Kudlow’s Money Politics

Frum’s Attack

An important piece from U.S. News & World Report’s James Pethokoukis.

David Frum’s Weird Attack on Larry Kudlow

October 15, 2008 10:28 AM ET

This following quote will surely make David “Axis of Evil” Frum shake his head in disbelief. “When it comes to the conservative base and economics,” a White House political adviser told me recently, “the only two things that matter are the [Wall Street] Journal’s editorial page and Larry Kudlow.”

Frum, a conservative pundit and former Bush speechwriter, has leveled some pretty biting criticism at Kudlow (and like-thinking economic conservatives), without mentioning him by name. In a recent piece of commentary that basically adopts Barack Obama’s stagnant-wages-and-rising-income-inequality critique of Bushonomics, Frum writes the following: “Even before the Wall Street crisis, the American economy had underperformed from the point of view of the average worker. While national output rose strongly, most of the gains went to the top five percent of households. Most Republicans have been unprepared to even acknowledge these facts, much less explain them. They insisted that the Bush economy was ‘the greatest story never told.’”

“The greatest story never told.” It’s a fun catchphrase that I’ve heard Kudlow repeat on his CNBC show time and time again during 2006 and 2007. (Full disclosure: I am a frequent guest on Kudlow & Co. and a CNBC contributor.) Indeed, if you do a Google search on “greatest story never told” and “Bush economy,” the first thing that comes up is an article written by Kudlow for National Review Online. If you attack that idea, it’s clearly an attack on the expertise of America’s leading conservative economic commentator.

It’s also an attack on supply-side economics and the tax cuts of 2001 and 2003….

Click here to continue reading.

Most Popular

History

Thanksgiving Is Not a Lie

We live in a time of heedless iconoclasm, and so one of the country’s oldest traditions is under assault. Thanksgiving is increasingly portrayed as, at best, based on falsehoods and, at worst, a whitewash of genocide against Native Americans. The New York Times ran a piece the other day titled, “The ... Read More
History

Thanksgiving Is Not a Lie

We live in a time of heedless iconoclasm, and so one of the country’s oldest traditions is under assault. Thanksgiving is increasingly portrayed as, at best, based on falsehoods and, at worst, a whitewash of genocide against Native Americans. The New York Times ran a piece the other day titled, “The ... Read More
Culture

On Being Grateful

My mother always enjoyed making Thanksgiving dinner. She took a traditional Southern woman’s pride in being a good cook, following her mother’s recipes, and my family made a rare display of kindness by declining to inform her that she was a fairly dreadful cook, one whose kitchen alchemy on the electric range ... Read More
Culture

On Being Grateful

My mother always enjoyed making Thanksgiving dinner. She took a traditional Southern woman’s pride in being a good cook, following her mother’s recipes, and my family made a rare display of kindness by declining to inform her that she was a fairly dreadful cook, one whose kitchen alchemy on the electric range ... Read More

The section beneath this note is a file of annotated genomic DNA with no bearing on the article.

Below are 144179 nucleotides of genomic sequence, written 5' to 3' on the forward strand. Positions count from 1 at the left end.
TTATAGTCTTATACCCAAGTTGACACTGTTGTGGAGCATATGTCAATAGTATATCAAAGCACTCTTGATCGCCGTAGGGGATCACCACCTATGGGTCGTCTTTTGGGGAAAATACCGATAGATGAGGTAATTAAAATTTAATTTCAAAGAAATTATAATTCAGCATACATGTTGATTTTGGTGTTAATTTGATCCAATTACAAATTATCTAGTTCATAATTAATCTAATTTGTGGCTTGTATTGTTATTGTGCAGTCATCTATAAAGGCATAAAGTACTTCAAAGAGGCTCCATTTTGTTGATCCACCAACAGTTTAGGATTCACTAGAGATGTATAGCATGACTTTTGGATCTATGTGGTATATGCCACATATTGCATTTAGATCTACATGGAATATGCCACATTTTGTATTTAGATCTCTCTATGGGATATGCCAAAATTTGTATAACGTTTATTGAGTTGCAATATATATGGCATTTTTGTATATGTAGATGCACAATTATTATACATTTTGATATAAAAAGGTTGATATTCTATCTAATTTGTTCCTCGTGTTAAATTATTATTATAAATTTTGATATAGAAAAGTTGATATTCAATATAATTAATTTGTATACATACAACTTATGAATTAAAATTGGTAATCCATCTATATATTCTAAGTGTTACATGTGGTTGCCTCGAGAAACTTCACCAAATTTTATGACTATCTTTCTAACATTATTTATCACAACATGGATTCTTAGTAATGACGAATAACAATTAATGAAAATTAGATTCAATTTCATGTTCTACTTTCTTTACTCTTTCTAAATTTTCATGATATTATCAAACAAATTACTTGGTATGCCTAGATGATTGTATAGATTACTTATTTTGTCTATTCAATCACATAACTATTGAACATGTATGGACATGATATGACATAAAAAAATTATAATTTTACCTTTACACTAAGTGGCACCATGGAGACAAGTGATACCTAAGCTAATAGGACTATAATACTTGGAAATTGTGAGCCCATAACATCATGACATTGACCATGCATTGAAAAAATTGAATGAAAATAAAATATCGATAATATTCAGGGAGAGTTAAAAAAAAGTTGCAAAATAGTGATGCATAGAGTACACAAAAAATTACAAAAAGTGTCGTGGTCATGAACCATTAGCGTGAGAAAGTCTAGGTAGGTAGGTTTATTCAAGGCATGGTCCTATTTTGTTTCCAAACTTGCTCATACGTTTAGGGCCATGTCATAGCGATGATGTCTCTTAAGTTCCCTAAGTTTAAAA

Film & TV

Hillbilly Elegy: Ron Howard’s Inverted Mayberry

Hollywood knows two registers when it comes to the white working class (WWC): sentimentalizing and condescending. WWCs are either cute, neighborly, and folksy, or they constitute a tawdry, alien life form. There are 130 million WWCs in our country, and yet nobody in Hollywood has the slightest grasp of them. With ... Read More
Film & TV

Hillbilly Elegy: Ron Howard’s Inverted Mayberry

Hollywood knows two registers when it comes to the white working class (WWC): sentimentalizing and condescending. WWCs are either cute, neighborly, and folksy, or they constitute a tawdry, alien life form. There are 130 million WWCs in our country, and yet nobody in Hollywood has the slightest grasp of them. With ... Read More
U.S.

Gratitude: What We Owe to Our Country

Editor’s Note: The following essay by National Review founder William F. Buckley comes from the first chapter of his 1990 book, Gratitude: Reflections on What We Owe to Our Country. I have always thought Anatole France’s story of the juggler to be one of enduring moral resonance. This is the arresting and ... Read More
U.S.

Gratitude: What We Owe to Our Country

Editor’s Note: The following essay by National Review founder William F. Buckley comes from the first chapter of his 1990 book, Gratitude: Reflections on What We Owe to Our Country. I have always thought Anatole France’s story of the juggler to be one of enduring moral resonance. This is the arresting and ... Read More
U.S.

Raise the Entrance Fees for Our National Parks

In my role as your go-to purveyor of unpopular opinions, I offer this: We should jack up the entrance fees for our national parks — a lot. One of the many disappointments of the Trump administration is that in spite of his DGAF posturing, Donald Trump has always been a slave to public opinion, which made his ... Read More
U.S.

Raise the Entrance Fees for Our National Parks

In my role as your go-to purveyor of unpopular opinions, I offer this: We should jack up the entrance fees for our national parks — a lot. One of the many disappointments of the Trump administration is that in spite of his DGAF posturing, Donald Trump has always been a slave to public opinion, which made his ... Read More